Meantime this is what Mike Chaney had to say about the BP claims process:


This is from David Hammer’s report in today’s Times Picayune on the tar balls in Lake Pontchartrain:

BP’s payments to spill victims — those injured physically or economically by the oil — have not kept pace with what it has spent on containment, according to newly released data. The British oil giant agreed recently to release spreadsheets detailing its claims Continue reading “While Jimbo the Clown and his sidekick Mikey the Cook are MIA, BP claims go unpaid.”

Still got some popcorn? Grab a chair and watch State Farm's training video – "Which Was It…Wind or Water?"

In Flores et al v State Farm, “The initial focus of the punitive liability of State Farm is on its adjuster Heather Keyt… One specific educational source that was identified by Ms. Keyt was an instructional video on “how to tell the difference” in causation questions over wind versus water”.

State Farm has not produced that video under an assertion of some proprietary argument. That video is not under seal, but was disclosed in the case of Watkins v. State Farm Fire & Casualty Co., #CJ- 2000-303, Grady County Court (Ok. 2007), and is entitled “Which Was It … Wind or Water?”

In…[Part 1 @ 7:05 of the three-part]…”video the instructor suggests as a general rule that to determine the cause as either wind or water, “go across the street, lean against your car look, at the building, and ask yourself, which was it wind or water?”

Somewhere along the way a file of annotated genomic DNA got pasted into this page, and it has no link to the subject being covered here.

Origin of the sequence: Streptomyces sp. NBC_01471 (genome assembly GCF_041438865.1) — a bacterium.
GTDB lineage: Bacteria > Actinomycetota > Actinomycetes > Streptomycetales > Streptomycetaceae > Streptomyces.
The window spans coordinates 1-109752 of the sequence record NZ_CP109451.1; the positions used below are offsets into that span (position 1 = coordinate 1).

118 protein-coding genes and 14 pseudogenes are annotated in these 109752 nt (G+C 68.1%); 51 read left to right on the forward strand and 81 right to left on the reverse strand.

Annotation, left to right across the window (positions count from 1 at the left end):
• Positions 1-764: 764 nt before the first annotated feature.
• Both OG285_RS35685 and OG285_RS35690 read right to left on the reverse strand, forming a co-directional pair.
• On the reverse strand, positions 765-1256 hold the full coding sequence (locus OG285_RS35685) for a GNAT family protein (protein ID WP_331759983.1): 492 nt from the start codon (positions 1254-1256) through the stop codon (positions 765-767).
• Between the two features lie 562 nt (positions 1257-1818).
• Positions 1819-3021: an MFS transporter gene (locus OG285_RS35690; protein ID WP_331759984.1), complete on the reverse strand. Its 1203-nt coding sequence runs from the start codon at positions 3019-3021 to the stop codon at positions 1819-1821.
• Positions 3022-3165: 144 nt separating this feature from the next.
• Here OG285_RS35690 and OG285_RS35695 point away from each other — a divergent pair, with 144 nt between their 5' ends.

This general suggestion is consistent with the testimony of Ms. Keyt, and it forms the framework for the inspection that was conducted by State Farm’s adjuster.


The Flores’ plaintiffs “Response Brief in Opposition to [State Farm’s] Motion for Summary Judgment” is more than just pictures worth a thousand words.  The discussion of related Mississippi case law on Good Faith and Fair Dealing and the Summary Judgment Standard applied to Punitive and/or Extra-Contractual Damages is thorough: Continue reading “Still got some popcorn? Grab a chair and watch State Farm's training video – "Which Was It…Wind or Water?"”

BREAKING: Corban v USAA settles

Anita Lee has all the scoop as the wind water debate rages in the commentary to her story. I suspect, given the related Mississippi Supreme Court decision, USAA paid up big. (Our exhaustive coverage of Corban can be found by clicking here.) Sadly for the public, we will not get to see Mr Haney lose another big case for USAA like Lisanby. Congratulations to the Corbans and their legal team of Judy Guice, Buddy Gunn, Flip Phillips and Chris Van Cleave. Rather than quote the news story lets visit with Anita’s blog for her take on the news:

The landmark Katrina case, Corban vs. USAA, has settled on the usual “undisclosed terms.”

The case established that wind damage is covered even if water contributes to the loss, a fact insurance companies tried to fight after Hurricane Katrina.

The Mississippi Supreme Court decision came in October 2009, far too late to help countless policyholders who settled under an erroneous federal ruling that came down much earlier.

The 5th U.S. Circuit Court of Appeals could have certified the question to Mississippi’s Supreme Court, which has say over state-governed insurance contracts, but chose not to.

The federal legal system, in fact, has let down policyholders in more ways than one. Magistrate Judge Robert Walker in particular Continue reading “BREAKING: Corban v USAA settles”

getting a few words edgewise – cats, claims standards, levees, mitigation, perils, profits, providence, termites, and others that come to mind

As one might guess, the title of this post was inspired by my bulging drafts file and the incredible interest in Sop’s coverage of what first appeared a simple case of insurance lagniappe in Jefferson Parish.

First up, a collection of news stories that remind us risk is not limited to the states on the Gulf Coast.

Feb. Snow Storms Designated CATS, Insured Loss Exceeds $2 B